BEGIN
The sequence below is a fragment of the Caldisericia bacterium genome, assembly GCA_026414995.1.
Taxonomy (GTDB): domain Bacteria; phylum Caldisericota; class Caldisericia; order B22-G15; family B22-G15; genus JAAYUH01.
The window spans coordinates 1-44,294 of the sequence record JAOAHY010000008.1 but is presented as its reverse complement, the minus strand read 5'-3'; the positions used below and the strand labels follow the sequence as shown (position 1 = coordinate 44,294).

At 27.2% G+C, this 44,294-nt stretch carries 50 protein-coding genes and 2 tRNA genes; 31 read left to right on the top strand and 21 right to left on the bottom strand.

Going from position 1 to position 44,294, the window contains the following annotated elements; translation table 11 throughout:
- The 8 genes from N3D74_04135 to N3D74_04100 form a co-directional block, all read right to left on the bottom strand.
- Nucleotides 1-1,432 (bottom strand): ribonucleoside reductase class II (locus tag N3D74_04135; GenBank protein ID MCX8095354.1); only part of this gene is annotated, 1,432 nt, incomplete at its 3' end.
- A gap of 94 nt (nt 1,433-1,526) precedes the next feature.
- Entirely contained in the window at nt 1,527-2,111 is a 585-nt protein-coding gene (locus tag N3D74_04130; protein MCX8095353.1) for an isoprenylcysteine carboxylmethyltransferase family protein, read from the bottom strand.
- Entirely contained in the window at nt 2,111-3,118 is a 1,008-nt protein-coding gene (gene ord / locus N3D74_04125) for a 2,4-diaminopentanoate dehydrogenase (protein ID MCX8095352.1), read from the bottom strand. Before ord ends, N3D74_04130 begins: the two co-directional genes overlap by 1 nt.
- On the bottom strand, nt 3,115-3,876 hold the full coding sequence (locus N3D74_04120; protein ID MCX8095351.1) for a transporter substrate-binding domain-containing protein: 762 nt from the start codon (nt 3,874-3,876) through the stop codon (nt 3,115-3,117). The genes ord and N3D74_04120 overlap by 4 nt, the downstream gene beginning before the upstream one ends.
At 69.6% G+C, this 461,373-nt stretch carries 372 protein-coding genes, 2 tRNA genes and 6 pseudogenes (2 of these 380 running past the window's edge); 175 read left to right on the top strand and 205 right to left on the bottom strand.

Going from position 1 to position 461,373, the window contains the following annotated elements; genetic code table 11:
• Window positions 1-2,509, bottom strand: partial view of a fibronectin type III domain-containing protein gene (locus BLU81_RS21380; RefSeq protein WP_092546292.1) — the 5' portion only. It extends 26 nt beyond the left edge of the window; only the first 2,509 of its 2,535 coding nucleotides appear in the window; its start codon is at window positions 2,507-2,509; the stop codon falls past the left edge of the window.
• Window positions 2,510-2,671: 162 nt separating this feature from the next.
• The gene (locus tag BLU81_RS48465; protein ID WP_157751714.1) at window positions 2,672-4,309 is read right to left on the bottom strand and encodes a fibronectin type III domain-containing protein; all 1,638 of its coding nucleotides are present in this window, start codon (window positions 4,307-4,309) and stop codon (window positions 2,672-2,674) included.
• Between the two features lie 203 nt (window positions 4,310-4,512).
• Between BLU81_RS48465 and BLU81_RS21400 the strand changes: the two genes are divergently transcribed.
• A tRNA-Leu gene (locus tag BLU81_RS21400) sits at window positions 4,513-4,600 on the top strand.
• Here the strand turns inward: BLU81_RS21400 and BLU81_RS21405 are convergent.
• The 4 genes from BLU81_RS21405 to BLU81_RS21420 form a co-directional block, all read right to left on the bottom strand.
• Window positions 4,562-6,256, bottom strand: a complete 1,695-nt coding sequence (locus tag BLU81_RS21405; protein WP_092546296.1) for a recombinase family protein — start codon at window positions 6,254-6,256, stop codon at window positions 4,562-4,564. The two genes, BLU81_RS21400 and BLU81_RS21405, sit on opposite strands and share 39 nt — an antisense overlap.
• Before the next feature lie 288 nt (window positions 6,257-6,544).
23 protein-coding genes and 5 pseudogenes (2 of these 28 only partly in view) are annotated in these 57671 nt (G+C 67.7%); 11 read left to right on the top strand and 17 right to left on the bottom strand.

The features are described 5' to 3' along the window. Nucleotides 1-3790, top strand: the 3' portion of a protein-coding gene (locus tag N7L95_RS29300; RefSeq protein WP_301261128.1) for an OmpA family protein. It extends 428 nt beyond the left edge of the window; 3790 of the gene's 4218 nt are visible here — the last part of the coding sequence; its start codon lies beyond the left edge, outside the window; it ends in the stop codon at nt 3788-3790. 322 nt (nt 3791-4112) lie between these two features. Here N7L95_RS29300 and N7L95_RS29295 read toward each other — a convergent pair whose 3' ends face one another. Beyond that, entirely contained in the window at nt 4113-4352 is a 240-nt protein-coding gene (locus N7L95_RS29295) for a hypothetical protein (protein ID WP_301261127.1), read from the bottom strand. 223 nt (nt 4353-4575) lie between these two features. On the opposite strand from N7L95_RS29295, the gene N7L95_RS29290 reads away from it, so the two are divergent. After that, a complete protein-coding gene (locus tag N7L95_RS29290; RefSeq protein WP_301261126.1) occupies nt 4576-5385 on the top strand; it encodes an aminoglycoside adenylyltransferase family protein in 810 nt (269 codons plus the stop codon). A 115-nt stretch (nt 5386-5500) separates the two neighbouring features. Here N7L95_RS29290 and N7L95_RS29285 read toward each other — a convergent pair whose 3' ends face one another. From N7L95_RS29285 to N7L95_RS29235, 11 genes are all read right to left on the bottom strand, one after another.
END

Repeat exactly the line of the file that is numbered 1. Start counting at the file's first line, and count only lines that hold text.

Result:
The sequence below is a fragment of the Caldisericia bacterium genome, assembly GCA_026414995.1.